If you are in default on your federal student loan payments, federal law provides two very powerful options for getting out of default: rehabilitation and consolidation. Most lenders will offer both to you, with little explanation of the pros and cons of each. But there are differences between the two, and it’s important to understand which is the better option in your particular situation.
If you are behind a few months in your student loan payments, you are technically not in default. But, once one payment is more than 270 days late, your loan is in default.
Consolidation is the process of obtaining a single new loan to pay off your existing loans. Instead of multiple smaller loans, you will now have one larger loan. Unlike a private loan, with a federal student loan, you do not need to apply for credit to obtain a consolidation loan. (Get the details on student loan consolidation.)
Rehabilitation is a program where you make nine payments that are reasonable and affordable to you, regardless of what your actual student loan payment may have been before you defaulted. After the last payment, your loan is rehabilitated, and you are out of default. (Get the details on student loan rehabilitation.)
The main benefit of both is that both will get you out of default. Being out of default means that you will have the right to defer or forbear your student loan payments, when and if needed. More importantly, it also means that you will be eligible to qualify for income-based repayment plans. These plans allow your payment to be as little as $0 based on your income, and after 20 to 25 years, any balance remaining on your debt is wiped out completely.
Although the end results are the same, there are benefits and drawbacks to both rehabilitation and consolidation. Below is a list of which program is better based on various factors.
Consolidation is permitted as a matter of right. After you must fill out a form your loans will be consolidated shortly afterward. There is no arguing or negotiating with lenders and your personal finances are irrelevant.
With rehabilitation, many lenders will argue over what your reasonable and affordable payment should be. Although such a payment can be as little as $5, many lenders will wrongfully and incorrectly tell you what payments they can or cannot accept. This means that rehabilitation often requires a greater amount of negotiation, and possible headache, when dealing with the lender.
Additionally, if you have multiple federal loans, you will have to rehabilitate each one individually. Whereas if you consolidate, and default later when you rehabilitate at that point, you will only need to rehabilitate one loan.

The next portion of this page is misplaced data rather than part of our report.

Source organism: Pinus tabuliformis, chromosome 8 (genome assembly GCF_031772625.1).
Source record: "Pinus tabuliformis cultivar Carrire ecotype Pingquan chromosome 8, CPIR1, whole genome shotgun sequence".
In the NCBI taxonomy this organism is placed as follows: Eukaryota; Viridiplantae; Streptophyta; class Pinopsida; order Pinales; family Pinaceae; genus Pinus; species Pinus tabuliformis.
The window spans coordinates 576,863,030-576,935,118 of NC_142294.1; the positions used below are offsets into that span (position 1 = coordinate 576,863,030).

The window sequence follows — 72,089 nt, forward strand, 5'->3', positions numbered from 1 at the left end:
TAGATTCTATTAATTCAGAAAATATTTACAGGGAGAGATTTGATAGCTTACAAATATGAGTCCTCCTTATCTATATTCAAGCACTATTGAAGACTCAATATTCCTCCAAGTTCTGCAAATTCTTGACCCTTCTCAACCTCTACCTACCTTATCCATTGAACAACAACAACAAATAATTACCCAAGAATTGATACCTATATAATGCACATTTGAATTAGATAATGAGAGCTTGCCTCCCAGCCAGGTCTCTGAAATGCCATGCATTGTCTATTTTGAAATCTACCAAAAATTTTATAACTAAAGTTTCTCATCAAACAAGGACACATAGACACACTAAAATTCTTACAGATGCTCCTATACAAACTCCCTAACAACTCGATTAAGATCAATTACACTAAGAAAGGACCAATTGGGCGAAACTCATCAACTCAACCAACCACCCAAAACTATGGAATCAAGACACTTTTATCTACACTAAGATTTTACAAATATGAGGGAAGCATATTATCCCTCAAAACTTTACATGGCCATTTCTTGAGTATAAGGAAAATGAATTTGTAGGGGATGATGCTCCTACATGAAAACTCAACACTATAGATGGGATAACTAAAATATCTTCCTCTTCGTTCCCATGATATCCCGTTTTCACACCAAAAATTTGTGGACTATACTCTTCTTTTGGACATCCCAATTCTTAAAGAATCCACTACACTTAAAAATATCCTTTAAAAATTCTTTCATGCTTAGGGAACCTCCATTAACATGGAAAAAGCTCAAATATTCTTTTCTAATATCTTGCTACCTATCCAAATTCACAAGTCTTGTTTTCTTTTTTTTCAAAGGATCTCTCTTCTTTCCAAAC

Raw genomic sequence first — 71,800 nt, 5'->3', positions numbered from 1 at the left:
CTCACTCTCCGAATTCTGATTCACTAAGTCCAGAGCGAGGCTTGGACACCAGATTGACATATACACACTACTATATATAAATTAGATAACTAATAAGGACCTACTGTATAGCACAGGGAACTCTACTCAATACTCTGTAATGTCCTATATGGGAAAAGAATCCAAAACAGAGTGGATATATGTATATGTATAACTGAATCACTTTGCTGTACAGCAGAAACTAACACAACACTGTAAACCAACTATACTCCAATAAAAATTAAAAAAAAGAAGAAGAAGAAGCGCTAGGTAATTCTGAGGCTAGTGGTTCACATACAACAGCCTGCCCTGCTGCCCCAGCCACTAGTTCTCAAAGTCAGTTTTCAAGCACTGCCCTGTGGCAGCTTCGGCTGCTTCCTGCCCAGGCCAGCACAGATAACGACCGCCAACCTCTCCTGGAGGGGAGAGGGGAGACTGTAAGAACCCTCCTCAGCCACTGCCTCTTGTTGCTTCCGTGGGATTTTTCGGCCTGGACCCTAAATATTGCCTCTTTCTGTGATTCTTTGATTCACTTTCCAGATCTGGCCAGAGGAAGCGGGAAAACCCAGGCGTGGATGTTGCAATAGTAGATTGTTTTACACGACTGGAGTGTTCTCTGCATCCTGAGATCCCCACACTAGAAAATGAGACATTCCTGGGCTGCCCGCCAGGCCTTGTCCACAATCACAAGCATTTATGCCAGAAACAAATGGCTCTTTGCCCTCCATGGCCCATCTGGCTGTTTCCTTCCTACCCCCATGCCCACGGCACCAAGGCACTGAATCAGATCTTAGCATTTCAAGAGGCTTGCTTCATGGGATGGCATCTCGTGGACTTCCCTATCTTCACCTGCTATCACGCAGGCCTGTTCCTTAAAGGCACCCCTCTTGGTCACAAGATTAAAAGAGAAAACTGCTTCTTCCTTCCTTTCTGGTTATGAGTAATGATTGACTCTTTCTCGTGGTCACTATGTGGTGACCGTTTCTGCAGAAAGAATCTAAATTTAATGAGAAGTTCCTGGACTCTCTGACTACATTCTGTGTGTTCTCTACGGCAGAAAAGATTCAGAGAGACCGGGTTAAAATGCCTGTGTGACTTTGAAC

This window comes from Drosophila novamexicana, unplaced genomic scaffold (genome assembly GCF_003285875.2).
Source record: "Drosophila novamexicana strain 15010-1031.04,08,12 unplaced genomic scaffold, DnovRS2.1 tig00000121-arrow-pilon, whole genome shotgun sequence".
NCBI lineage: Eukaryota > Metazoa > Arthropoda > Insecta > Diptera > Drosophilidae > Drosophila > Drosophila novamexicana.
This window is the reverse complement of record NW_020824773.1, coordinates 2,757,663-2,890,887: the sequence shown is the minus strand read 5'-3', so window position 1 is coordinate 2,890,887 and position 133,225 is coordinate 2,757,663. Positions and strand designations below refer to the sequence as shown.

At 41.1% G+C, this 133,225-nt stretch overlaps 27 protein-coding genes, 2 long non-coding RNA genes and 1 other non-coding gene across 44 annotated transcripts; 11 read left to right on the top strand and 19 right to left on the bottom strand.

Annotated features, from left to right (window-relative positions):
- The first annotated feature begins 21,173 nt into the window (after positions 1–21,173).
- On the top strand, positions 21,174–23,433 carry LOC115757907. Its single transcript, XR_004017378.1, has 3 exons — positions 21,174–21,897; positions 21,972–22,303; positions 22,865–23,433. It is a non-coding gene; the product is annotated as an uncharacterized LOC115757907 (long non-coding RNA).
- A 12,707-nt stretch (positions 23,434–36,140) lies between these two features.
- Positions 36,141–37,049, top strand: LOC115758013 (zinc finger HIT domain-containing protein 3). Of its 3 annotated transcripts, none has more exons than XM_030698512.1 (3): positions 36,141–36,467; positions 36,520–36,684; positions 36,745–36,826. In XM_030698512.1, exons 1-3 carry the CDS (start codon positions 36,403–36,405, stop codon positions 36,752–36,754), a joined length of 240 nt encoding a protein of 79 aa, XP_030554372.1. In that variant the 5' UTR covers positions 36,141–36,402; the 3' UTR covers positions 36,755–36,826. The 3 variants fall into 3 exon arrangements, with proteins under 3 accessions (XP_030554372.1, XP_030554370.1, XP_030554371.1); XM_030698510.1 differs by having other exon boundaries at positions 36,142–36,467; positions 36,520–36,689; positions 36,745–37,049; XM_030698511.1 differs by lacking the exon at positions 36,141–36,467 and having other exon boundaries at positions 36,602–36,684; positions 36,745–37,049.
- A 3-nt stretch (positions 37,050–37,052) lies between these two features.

Consolidation can take up to 30 days to process and complete after you have submitted your application.
That might seem much faster than the nine-month rehabilitation plan. However, with rehabilitation, assuming you can agree on a reasonable and affordable payment, you enter into an agreeable payment plan immediately. The lender will be able to forward you the paperwork documenting your agreement and payment figures the very same day you agree to them. And while you are not out of default the very first day, further collection activities will stop once you have agreed to a rehabilitation.
If your wages are being garnished, you cannot consolidate. Rehabilitation is your only option. Even if you are not in garnishment, but have received notice that it is imminent, the 30 days it will take to consolidate will likely exceed the time permitted to stop the garnishment
Once you apply for and receive a consolidation, you can apply for an income-based repayment plan. If you are unemployed or have another financial hardship, your payments can be as low as $0. Another option available after the consolidation is to use a deferment or forbearance to get a temporary reprieve from making loan payments. Either way, the end result of consolidation might be significant time making no payments.
Rehabilitation will require immediate payments. Of course, depending on your finances, the rehabilitation payments may be as little as $5 a month, making the affordability of consolidation only slightly better than rehabilitation.
Successfully completing a rehabilitation program will eliminate the default from your credit report, but it won't eliminate late payment notations or other negative marks. Although the positive effect may be minimal, it still has some benefit to your credit.
With consolidation, your credit report does not change -- the default notations and other negative remain on your report.
Neither plan will save you more interest or collection fees than the other, or lower them by any appreciable amount. Both, however, will save you interest and collection fees when compared to doing absolutely nothing.